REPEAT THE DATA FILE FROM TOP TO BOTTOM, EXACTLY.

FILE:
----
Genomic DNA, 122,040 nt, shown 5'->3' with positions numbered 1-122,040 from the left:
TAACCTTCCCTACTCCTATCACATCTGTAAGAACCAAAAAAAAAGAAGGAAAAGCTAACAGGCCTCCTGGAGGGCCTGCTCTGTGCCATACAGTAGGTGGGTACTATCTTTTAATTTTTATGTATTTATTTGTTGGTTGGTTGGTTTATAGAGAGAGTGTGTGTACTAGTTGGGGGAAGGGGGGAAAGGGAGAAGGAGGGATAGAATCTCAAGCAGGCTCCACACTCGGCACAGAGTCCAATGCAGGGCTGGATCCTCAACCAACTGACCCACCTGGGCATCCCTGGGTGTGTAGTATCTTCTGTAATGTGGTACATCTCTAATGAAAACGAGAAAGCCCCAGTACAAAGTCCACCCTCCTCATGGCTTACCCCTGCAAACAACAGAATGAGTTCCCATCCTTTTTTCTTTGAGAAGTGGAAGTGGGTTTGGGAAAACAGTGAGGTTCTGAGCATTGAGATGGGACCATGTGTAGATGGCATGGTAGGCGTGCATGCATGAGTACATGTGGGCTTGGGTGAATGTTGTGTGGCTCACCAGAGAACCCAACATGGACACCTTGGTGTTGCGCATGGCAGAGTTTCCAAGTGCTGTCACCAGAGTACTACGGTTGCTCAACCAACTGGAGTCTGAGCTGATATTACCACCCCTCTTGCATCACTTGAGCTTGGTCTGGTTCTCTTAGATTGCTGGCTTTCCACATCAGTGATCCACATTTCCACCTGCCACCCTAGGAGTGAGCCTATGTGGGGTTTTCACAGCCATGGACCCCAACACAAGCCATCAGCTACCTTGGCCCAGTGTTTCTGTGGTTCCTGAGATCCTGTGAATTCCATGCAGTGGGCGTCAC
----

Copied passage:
Genomic DNA, 122,040 nt, shown 5'->3' with positions numbered 1-122,040 from the left:
TAACCTTCCCTACTCCTATCACATCTGTAAGAACCAAAAAAAAAGAAGGAAAAGCTAACAGGCCTCCTGGAGGGCCTGCTCTGTGCCATACAGTAGGTGGGTACTATCTTTTAATTTTTATGTATTTATTTGTTGGTTGGTTGGTTTATAGAGAGAGTGTGTGTACTAGTTGGGGGAAGGGGGGAAAGGGAGAAGGAGGGATAGAATCTCAAGCAGGCTCCACACTCGGCACAGAGTCCAATGCAGGGCTGGATCCTCAACCAACTGACCCACCTGGGCATCCCTGGGTGTGTAGTATCTTCTGTAATGTGGTACATCTCTAATGAAAACGAGAAAGCCCCAGTACAAAGTCCACCCTCCTCATGGCTTACCCCTGCAAACAACAGAATGAGTTCCCATCCTTTTTTCTTTGAGAAGTGGAAGTGGGTTTGGGAAAACAGTGAGGTTCTGAGCATTGAGATGGGACCATGTGTAGATGGCATGGTAGGCGTGCATGCATGAGTACATGTGGGCTTGGGTGAATGTTGTGTGGCTCACCAGAGAACCCAACATGGACACCTTGGTGTTGCGCATGGCAGAGTTTCCAAGTGCTGTCACCAGAGTACTACGGTTGCTCAACCAACTGGAGTCTGAGCTGATATTACCACCCCTCTTGCATCACTTGAGCTTGGTCTGGTTCTCTTAGATTGCTGGCTTTCCACATCAGTGATCCACATTTCCACCTGCCACCCTAGGAGTGAGCCTATGTGGGGTTTTCACAGCCATGGACCCCAACACAAGCCATCAGCTACCTTGGCCCAGTGTTTCTGTGGTTCCTGAGATCCTGTGAATTCCATGCAGTGGGCGTCAC